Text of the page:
The article about Levi Yitzchok of Berditchev (1740–1809), at Wikipedia, says: Reb Levi Yitzchok was known as the "defense attorney" for the Jewish people, because it was believed that he could intercede on their behalf before God. As he does in this song. This version by Sol Liederman is spelled "Din Toire mit Got."
A din-toyre is a case before a rabbinic court. The title has been translated as "Lawsuit against God" or "A Plea to God." The poem/prayer has been put to music at least three times, the most famous being this setting by Leo Low (1878-1962). The transliteration used on his sheet music: A Din Toire Mit Gott.
There are probably a dozen versions of this song available on line so, needless to say, you're not getting one from me. However, I do have a lead sheet for you with transliteration and translation.
Here is David Montefiore: A Din Toire Mit Gott
At the Library of Congress jukebox site you can hear Joseph Winogradoff's 1921 recording
Here is Batya Fonda's translation
Good morning, Master of the Universe,
I, Levi Yitschak son of Sara from Berditshev,
have come to You in a law-suit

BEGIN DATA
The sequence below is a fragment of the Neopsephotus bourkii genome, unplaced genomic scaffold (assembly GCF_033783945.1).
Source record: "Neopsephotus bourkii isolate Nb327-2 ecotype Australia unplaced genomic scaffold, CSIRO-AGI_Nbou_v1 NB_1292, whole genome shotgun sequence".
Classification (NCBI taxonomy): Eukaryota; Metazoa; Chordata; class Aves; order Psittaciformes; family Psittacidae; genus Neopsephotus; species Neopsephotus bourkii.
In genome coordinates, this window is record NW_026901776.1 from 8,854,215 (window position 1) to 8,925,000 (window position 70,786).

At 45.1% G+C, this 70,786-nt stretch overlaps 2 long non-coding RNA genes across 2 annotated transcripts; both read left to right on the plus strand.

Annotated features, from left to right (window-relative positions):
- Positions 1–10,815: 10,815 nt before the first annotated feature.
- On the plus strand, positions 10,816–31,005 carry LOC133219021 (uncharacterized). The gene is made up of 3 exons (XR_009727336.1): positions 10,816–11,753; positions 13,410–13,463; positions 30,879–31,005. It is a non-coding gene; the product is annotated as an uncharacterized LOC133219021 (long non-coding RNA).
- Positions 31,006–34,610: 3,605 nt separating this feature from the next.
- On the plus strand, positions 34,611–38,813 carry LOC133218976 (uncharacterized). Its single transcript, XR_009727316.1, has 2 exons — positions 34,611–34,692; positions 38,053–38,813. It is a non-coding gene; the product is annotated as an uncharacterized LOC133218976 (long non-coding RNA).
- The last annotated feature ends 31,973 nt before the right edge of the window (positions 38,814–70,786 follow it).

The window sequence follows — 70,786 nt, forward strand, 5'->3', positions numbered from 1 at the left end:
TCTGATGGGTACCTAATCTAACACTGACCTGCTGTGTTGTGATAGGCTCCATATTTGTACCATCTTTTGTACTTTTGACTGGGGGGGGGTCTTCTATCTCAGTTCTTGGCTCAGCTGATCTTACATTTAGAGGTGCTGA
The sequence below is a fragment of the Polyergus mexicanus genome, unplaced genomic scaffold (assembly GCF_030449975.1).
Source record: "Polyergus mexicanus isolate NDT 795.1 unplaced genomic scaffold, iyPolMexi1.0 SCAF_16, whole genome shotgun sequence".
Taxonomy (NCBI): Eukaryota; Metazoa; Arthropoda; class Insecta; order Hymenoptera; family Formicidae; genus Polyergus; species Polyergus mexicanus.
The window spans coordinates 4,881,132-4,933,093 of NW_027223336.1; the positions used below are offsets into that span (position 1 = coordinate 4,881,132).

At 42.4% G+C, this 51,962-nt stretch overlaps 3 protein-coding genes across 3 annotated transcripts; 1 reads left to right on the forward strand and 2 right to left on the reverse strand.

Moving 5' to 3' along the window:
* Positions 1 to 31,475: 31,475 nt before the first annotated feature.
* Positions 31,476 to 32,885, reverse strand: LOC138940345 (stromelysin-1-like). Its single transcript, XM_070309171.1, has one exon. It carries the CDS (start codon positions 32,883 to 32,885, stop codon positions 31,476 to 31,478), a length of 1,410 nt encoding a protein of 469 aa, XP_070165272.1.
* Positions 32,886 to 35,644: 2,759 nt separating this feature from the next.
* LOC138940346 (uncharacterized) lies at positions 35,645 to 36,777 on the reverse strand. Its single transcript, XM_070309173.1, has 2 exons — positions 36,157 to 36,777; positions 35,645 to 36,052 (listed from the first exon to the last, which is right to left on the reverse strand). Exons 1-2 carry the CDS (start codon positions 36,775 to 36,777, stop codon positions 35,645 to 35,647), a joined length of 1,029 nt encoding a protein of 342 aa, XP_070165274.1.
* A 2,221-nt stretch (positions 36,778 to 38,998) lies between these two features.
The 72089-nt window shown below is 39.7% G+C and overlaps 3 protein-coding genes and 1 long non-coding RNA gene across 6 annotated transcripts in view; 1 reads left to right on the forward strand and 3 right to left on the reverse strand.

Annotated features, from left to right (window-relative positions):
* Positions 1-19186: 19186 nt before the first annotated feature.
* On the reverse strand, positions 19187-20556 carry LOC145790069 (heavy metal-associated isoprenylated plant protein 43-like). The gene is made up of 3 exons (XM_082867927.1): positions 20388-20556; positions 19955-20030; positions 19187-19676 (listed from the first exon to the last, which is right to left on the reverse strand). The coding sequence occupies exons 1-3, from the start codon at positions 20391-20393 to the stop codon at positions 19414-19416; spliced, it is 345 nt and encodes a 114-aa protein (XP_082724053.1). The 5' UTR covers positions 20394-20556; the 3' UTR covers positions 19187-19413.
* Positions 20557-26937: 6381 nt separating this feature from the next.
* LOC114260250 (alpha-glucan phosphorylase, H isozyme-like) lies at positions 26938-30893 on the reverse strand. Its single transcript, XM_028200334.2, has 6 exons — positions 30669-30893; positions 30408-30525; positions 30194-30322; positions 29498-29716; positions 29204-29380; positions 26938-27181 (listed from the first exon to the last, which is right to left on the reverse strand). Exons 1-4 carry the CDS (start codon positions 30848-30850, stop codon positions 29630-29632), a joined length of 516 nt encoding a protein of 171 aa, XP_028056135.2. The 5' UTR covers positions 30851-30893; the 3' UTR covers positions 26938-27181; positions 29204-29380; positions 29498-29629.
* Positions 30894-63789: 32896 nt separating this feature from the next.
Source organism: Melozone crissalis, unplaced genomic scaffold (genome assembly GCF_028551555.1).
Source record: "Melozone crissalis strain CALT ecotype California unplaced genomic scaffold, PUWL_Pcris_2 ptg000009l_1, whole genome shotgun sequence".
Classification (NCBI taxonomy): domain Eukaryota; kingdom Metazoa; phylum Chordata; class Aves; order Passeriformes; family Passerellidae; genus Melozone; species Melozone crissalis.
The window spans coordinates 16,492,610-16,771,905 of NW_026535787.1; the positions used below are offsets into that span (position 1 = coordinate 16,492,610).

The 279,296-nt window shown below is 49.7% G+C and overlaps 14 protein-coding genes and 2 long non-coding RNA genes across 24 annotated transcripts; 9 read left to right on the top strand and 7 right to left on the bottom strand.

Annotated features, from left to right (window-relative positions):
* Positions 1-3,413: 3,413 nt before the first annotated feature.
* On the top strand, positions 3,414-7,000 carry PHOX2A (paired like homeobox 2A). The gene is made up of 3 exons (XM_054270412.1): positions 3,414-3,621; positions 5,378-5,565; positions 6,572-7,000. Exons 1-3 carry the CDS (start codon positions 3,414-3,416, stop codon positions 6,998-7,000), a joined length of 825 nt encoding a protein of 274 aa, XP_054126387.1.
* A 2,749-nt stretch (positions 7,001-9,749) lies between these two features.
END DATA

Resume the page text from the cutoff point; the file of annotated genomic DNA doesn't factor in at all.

on behalf of Your people Israel.
What have You against Your people Israel?
And why do You oppress Your people Israel?
No matter what happens, it is: "Command the Children of Israel."
No matter what happens, it is: "Say to the Children of Israel."
No matter what happens, it is: "Speak to the Children of Israel."
How many other peoples are there in the world?
Babylonians, Persians, Edomites!
What do the Russians say? "Our csar is a csar!"
And what do the Germans say? "Our king is a king!"
And what do the English say? "Our sovereign is a sovereign!"
And I, Levi Yitskhak son of Sara from Berditshev, say:
"O King who sits exalted on his throne."
And I, Levi Yitskhok son of Sara from Berditshev, say:
"I will not move from my place" [Hebrew] -
I will not stir from my place! [Yiddish]
An end there must be [to this suffering]
It must all stop!
Hallowed and magnified be the name of God."